Richard A. French, a specialist in animal disease at the University of Connecticut, often comes to work wearing a lobster tie tack he bought at a shellfish conference. He’s had lobsters on the brain lately, particularly the mystery of why hundreds of thousands of lobsters have died within the last year in Long Island Sound.
In the western end of the Sound, which separates Connecticut from Long Island’s north shore, lobster landings went from historic highs in late 1997 to a nearly collapsed stock two years later. Beginning in the fall of 1999, lobster trappers in the area, off Greenwich, Norwalk, and Bridgeport, Conn., reported that from 60 to 99 percent of the market-sized lobsters showing up in their pots were dead.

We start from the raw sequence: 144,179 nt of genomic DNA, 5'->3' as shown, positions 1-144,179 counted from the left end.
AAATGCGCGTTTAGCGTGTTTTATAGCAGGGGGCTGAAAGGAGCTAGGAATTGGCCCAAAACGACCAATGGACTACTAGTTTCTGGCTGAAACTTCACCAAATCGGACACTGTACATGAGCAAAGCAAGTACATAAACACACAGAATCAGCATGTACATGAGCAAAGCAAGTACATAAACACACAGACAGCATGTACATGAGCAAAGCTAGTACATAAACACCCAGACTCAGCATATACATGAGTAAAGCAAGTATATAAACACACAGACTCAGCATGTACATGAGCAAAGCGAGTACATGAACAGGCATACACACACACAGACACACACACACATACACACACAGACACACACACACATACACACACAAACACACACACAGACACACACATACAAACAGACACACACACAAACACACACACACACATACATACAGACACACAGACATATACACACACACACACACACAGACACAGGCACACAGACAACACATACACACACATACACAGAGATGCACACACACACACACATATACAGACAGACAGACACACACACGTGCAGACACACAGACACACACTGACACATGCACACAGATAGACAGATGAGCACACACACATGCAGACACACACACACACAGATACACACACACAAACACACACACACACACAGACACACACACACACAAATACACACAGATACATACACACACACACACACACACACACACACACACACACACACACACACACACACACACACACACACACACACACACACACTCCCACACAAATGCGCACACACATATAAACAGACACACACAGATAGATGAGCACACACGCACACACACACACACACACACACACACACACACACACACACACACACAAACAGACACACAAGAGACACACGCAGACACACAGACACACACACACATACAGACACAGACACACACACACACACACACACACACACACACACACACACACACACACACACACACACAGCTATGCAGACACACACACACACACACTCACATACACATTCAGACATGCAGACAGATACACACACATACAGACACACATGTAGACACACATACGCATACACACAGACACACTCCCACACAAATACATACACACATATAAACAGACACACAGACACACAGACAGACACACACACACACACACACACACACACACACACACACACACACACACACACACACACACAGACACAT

By late 1999, the problem had spread eastward to encompass the entire Sound. Although just a year before the Sound had supported a $42 million-a-year lobster industry, lobster boat owners were beginning to talk about getting out of the business.
The lobster tragedy comes at a time when Long Island Sound’s water is cleaner than it h... Read more